The decline of the West, which at first sight may appear, like the corresponding decline of the Classical Culture, a phenomenon limited in time and space, we now perceive to be a philosophical problem that, when comprehended in all its gravity, includes within itself every great question of Being.
If therefore we are to discover in what form the destiny of the Western Culture will be accomplished, we must first be clear as to what culture is, what its relations are to visible history, to life, to soul, to nature, to intellect, what the forms of its manifestation are and how far these forms--peoples, tongues and epochs, battles and ideas, states and gods, arts and craftworks, sciences, laws, economic types and world-ideas, great men and great events--may be accepted and pointed to as symbols.
The means whereby to identify dead forms is Mathematical Law. The means whereby to understand living forms is Analogy. By these means we are enabled to distinguish polarity and periodicity in the world.
It is, and has always been, a matter of knowledge that the expression-forms of world-history are limited in number, and that eras, epochs, situations, persons, are ever repeating themselves true to type. Napoleon has hardly ever been discussed without a side-glance at Caesar and Alexander--analogies of which, as we shall see, the first is morphologically quite in acceptable and the second is correct. Frederick the Great, in his political writings--such as his Considerations, 1738--moves among analogies with perfect assurance. Thus he compares the French to the Macedonians under Philip and the Germans to the Greeks. "Even now," he says, "the Thermopylae of Germany, Alsace and Lorraine, are in the hands of Philip," therein exactly characterizing the policy of Cardinal Fleury. We find him drawing parallels also between the policies of the Houses of Habsburg and Bourbon and the proscriptions of Antony and of Octavius.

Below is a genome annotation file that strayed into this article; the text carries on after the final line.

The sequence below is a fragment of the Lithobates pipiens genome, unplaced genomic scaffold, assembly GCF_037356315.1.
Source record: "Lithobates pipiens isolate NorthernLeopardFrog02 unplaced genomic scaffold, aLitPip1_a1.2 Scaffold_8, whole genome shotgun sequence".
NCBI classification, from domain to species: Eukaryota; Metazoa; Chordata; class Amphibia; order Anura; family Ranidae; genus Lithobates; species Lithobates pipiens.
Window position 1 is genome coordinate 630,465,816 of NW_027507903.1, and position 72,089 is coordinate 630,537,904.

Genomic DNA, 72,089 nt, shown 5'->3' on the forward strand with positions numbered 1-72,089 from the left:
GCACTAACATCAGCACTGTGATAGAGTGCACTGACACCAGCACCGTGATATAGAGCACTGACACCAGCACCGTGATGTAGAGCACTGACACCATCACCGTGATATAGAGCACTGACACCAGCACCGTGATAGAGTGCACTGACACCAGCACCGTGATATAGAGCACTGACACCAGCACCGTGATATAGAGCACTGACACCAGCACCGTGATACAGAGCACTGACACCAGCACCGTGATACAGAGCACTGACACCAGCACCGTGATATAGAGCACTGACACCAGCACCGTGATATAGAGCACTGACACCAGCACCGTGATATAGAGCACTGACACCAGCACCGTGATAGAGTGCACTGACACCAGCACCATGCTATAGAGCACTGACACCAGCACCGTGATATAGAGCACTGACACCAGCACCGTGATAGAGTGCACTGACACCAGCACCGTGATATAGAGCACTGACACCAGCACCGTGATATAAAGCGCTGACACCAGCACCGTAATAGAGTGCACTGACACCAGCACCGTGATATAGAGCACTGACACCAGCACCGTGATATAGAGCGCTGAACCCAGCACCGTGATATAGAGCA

Still, all this was only fragmentary and arbitrary, and usually implied rather a momentary inclination to poetical or ingenious expressions than a really deep sense of historical forms. In this region no one hitherto has set himself to work out a method, nor has had the slightest inkling that there is here a root, in fact the only root, from which can come a broad solution of the problems of History. Analogies, insofar as they laid bare the organic structure of history, might be a blessing to historical thought. Their technique, developing under the influence of a comprehensive idea, would surely eventuate in inevitable conclusions and logical mastery. But as hitherto understood and practised, they have been a curse, for they have enabled the historians to follow their own tastes, instead of soberly realizing that their first and hardest task was concerned with the symbolism of history and its analogies.
Thus our theme, which originally comprised only the limited problem of present-day civilization, broadens itself into a new philosophy-- the philosophy of the future, so far as the metaphysically exhausted soil of the West can bear such, and in any case the only philosophy which is within the possibilities of the West European mind in its next stages. It expands into the conception of a morphology of world-history, of the world-as-history in contrast to the morphology of the world-as-nature that hitherto has been almost the only theme of philosophy. And it reviews once again the forms and movements of the world in their depths and final significance, but this time according to an entirely different ordering, which groups them, not in an ensemble picture inclusive of everything known, but in a picture of life, and presents them not as things-become, but as things-becoming.